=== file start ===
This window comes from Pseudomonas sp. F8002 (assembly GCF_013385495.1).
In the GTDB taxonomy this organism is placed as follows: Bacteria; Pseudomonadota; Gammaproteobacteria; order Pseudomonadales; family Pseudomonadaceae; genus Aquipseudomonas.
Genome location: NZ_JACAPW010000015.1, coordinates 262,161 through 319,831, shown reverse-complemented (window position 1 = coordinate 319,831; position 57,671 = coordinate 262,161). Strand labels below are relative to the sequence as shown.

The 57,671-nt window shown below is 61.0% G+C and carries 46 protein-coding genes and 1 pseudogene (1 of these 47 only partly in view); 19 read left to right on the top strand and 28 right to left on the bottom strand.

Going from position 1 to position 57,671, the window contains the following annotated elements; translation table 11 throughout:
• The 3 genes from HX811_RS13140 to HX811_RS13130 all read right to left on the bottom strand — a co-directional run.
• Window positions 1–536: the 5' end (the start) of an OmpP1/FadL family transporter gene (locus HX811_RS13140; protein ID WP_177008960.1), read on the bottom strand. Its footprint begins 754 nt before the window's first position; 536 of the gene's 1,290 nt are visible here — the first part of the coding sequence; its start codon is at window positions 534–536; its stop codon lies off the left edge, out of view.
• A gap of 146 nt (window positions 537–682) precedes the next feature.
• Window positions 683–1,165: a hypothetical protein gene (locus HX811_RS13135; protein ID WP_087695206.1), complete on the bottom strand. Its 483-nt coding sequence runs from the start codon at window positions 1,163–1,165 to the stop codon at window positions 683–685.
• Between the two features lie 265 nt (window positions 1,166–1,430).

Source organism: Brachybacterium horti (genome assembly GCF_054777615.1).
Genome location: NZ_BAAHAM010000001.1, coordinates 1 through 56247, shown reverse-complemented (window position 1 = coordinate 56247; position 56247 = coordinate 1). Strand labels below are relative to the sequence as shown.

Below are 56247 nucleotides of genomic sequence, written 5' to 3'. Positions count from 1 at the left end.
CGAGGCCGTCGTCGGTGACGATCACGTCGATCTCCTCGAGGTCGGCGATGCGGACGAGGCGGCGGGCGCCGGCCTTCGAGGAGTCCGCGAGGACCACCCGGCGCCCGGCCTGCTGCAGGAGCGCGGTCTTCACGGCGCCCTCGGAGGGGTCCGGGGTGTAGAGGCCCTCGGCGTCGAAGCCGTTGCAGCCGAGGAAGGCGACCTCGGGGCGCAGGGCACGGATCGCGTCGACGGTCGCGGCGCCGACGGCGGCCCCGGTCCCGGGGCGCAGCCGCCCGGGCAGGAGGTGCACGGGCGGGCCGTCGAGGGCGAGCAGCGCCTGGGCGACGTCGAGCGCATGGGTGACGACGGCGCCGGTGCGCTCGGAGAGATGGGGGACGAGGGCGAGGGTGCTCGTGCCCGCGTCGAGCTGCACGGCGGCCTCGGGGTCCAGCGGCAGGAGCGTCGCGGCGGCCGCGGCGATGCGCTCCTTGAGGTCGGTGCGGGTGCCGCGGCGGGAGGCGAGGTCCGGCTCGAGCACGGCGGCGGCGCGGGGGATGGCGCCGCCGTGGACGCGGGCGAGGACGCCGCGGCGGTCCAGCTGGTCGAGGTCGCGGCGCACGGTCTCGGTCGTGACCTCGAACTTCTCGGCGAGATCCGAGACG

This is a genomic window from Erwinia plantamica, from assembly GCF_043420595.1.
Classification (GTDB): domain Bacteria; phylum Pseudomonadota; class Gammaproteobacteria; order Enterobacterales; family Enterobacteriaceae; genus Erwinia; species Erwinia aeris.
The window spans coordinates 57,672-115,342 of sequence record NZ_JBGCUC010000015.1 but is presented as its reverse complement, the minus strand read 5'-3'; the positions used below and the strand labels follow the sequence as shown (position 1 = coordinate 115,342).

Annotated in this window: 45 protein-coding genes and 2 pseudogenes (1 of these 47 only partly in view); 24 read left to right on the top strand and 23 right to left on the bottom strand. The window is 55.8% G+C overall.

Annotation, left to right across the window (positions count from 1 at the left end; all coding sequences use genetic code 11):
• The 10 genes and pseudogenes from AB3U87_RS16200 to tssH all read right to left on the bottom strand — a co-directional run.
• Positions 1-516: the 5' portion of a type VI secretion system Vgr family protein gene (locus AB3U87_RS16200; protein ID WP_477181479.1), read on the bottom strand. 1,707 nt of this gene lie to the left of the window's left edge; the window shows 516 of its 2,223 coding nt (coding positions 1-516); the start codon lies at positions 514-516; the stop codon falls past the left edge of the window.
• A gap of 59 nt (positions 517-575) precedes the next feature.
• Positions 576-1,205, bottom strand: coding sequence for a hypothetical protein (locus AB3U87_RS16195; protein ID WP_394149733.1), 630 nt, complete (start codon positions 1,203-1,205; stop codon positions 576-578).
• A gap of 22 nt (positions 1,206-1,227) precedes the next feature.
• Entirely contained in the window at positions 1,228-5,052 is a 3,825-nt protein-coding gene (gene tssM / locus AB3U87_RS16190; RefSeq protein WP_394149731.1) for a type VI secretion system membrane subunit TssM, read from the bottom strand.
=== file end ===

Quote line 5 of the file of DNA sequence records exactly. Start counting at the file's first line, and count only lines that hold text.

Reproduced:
Going from position 1 to position 57,671, the window contains the following annotated elements; translation table 11 throughout: